This page is part of the web mail archives of SRFI 77 from before July 7th, 2015. The new archives for SRFI 77 contain all messages, not just those from before July 7th, 2015.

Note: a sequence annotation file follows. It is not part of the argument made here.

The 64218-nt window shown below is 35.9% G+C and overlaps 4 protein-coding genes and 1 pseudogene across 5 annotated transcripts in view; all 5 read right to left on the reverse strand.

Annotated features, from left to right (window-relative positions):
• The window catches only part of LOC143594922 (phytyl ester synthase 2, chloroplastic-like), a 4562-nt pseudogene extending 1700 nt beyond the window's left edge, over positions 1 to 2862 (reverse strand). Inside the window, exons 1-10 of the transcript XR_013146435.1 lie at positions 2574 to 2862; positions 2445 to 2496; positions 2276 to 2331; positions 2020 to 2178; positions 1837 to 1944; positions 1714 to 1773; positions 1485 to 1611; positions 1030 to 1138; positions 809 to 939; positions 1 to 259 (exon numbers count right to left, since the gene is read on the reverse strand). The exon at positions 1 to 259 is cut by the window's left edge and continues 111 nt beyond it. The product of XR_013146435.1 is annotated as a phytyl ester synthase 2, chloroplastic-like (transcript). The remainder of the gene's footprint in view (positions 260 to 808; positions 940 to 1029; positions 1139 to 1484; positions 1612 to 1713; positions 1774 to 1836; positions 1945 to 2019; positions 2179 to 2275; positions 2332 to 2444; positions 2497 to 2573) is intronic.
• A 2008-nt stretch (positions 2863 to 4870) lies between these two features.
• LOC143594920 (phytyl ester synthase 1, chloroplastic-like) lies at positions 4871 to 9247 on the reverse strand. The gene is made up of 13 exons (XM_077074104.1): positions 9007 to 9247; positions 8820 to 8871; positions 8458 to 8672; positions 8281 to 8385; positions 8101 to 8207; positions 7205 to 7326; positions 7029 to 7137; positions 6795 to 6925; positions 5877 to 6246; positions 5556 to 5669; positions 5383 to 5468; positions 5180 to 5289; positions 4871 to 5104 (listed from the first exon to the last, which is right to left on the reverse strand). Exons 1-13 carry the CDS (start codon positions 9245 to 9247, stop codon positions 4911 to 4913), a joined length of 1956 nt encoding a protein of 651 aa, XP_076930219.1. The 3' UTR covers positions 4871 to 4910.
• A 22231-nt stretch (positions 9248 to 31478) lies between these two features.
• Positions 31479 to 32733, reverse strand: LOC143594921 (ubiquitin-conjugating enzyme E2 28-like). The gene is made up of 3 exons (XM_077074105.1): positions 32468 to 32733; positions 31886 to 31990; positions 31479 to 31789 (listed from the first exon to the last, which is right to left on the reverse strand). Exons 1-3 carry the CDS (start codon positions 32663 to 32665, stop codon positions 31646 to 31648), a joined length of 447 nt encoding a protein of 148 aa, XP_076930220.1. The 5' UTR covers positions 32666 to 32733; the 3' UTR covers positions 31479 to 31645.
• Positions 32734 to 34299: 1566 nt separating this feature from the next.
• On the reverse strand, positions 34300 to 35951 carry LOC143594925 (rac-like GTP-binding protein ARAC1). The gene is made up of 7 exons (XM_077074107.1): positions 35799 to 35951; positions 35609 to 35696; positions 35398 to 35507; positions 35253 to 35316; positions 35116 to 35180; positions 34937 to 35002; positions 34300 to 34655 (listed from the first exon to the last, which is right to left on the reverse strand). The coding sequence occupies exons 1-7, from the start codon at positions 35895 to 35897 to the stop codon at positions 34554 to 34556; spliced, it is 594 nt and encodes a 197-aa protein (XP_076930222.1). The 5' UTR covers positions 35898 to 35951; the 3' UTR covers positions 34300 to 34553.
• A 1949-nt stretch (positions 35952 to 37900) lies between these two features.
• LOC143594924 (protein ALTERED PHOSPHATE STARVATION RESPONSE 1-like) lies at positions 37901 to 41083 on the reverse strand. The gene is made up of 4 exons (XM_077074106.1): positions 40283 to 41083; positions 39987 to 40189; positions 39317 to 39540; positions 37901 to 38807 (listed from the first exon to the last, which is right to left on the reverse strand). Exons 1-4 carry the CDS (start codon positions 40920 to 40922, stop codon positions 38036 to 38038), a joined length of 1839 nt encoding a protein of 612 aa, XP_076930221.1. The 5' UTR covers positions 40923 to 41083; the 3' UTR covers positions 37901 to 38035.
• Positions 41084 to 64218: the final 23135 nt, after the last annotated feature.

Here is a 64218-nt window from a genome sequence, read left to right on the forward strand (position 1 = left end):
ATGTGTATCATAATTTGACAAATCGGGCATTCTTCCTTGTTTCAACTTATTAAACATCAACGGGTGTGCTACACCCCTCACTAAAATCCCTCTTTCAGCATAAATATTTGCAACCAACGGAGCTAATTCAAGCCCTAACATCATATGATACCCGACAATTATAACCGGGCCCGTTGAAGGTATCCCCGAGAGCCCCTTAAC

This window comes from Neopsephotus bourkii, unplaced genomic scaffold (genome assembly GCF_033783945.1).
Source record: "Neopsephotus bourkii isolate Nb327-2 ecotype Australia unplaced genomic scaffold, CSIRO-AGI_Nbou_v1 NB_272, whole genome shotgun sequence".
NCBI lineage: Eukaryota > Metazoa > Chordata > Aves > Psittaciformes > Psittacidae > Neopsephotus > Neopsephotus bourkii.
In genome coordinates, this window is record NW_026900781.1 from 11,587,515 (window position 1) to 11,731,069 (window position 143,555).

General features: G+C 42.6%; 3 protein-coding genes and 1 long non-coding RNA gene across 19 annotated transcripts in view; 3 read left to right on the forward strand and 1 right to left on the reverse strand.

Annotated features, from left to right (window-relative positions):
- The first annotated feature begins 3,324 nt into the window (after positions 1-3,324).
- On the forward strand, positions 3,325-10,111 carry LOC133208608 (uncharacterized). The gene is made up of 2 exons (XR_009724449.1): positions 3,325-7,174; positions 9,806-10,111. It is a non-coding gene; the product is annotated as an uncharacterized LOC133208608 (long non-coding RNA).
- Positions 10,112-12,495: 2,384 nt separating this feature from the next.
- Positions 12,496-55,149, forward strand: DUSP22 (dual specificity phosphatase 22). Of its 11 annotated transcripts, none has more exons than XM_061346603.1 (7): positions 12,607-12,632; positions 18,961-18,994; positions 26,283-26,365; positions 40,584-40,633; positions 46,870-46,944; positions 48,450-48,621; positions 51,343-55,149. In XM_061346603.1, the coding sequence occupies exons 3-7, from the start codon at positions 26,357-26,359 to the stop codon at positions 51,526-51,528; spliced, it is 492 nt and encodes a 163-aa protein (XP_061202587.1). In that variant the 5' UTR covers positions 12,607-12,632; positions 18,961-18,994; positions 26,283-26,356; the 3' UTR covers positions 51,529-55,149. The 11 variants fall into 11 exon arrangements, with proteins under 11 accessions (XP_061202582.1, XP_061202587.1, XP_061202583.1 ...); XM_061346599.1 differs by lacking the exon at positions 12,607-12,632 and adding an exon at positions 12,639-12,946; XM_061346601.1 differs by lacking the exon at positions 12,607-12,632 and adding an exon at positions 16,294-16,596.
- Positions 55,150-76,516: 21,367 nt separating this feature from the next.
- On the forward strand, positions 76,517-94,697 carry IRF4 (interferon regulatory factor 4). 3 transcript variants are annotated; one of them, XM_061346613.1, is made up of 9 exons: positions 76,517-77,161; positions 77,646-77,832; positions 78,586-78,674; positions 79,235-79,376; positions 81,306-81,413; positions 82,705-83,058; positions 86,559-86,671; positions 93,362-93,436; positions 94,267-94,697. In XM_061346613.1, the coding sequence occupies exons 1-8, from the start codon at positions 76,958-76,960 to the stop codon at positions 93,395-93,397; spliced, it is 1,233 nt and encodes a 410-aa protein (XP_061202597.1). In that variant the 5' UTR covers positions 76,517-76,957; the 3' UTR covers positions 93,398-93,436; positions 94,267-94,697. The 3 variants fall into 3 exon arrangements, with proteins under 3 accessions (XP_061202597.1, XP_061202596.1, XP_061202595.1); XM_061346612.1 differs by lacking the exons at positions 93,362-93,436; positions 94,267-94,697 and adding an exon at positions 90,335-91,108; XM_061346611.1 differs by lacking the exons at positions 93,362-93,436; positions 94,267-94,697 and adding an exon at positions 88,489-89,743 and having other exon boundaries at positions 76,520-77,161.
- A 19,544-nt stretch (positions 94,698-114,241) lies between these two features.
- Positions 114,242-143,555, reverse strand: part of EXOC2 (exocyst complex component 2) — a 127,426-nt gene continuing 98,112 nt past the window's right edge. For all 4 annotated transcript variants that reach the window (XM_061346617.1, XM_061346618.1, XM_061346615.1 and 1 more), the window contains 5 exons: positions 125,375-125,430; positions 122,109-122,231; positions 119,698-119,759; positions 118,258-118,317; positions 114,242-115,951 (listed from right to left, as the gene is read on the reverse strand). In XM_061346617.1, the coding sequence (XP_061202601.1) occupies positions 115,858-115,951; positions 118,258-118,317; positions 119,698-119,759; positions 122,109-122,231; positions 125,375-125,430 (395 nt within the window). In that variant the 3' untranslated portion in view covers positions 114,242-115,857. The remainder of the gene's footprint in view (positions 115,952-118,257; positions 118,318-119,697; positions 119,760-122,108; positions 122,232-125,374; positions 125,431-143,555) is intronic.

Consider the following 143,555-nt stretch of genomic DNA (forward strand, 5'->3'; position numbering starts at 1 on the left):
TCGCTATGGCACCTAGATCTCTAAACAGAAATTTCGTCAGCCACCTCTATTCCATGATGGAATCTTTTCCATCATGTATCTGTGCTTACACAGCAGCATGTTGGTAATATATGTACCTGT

John Cowan wrote: > I read SRFI 77 as saying that a conforming Scheme system can have > more than one representation of inexact reals, but that one of these > must be labeled "flonums" for the purposes of the standard, and > the others are something else. SRFI 77 was intended to allow that kind of implementation. I believe SRFI 77 also allows an implementation to have flonums of various precisions, but I doubt whether many implementations will do this because it would introduce a case dispatch into the flonum-specific operations. It appears, however, that the R6RS library system will make it easier for optimizing compilers to infer the representations of arguments to standard procedures, which would make it more practical to have flonums of various precisions. Referring to John Cowan's interpretation, Alan Watson wrote: > Yes, that is a possible solution, but does anyone think it is a > satisfactory one? I do. I expect most implementations will designate their preferred or default precision of inexact reals as their set of flonums. > I don't like giving one representation > priviledged status and I especially do not like having a number > that is represented as a flonum (in the general sense of the > word) but which is not a flonum (in this restricted sense of the > word). SRFI 77 does not insist upon giving privileged status to any particular representation of inexact reals, but it does allow implementations to bestow privileged status upon a particular precision. You may not have realized it, but R5RS 6.2.4 had already given privileged status to some precision by saying "the exponent marker `e' specifies the default precision for the implementation. The default precision has at least as much precision as double, but implementations may wish to allow this default to be set by the user." SRFI 77 does not supersede that part of the R5RS, and the easiest way to implement SRFI 77 is to take flonums to be the inexact reals that are represented in the default precision. Implementations are free to implement SRFI 77 by taking flonums as the entire set of inexact reals, but that leads to a more complex implementation. > One solution that would avoid giving priviledged status to one > of the flonum representations would be to mandate modules for > short[*], single, double, and extended flonums. [...] Yes, but we should first take a look at current practice. A quick check of the eight implementations of Scheme that are installed on my primary machine shows that all eight implement just one precision of inexact real, and three of them are not even R5RS-conformant. (Contrary to R5RS 6.2.4, they fail to recognize the `s', `f', `d', and `l' exponents and to map those precisions onto the available precisions.) There is little to be gained by requiring implementations to provide modules for every precision when most systems provide only one precision. The fact that several popular implementations continue to ignore the relatively modest requirements of the R5RS also illustrates the difficulty of persuading implementors to provide even basic features of the standard to which some of them claim to conform. > One of the arguments for the flonum-specific procedures is > efficiency. real->flonum is generic, and undersome circumstances > will not be as efficient as as hypothetical > double-precision-flonum->single-precision-flonum procedure. Before we mandate some procedure on grounds of efficiency, we should measure the efficiency to be gained in some real implementation. At the moment, I am having trouble finding a system that supports more than one precision, so it seems to me that the efficiency to be gained by requiring this hypothetical procedure is hypothetical, especially when compared to the efficiency lost by diverting implementors' limited time from things that matter more. Will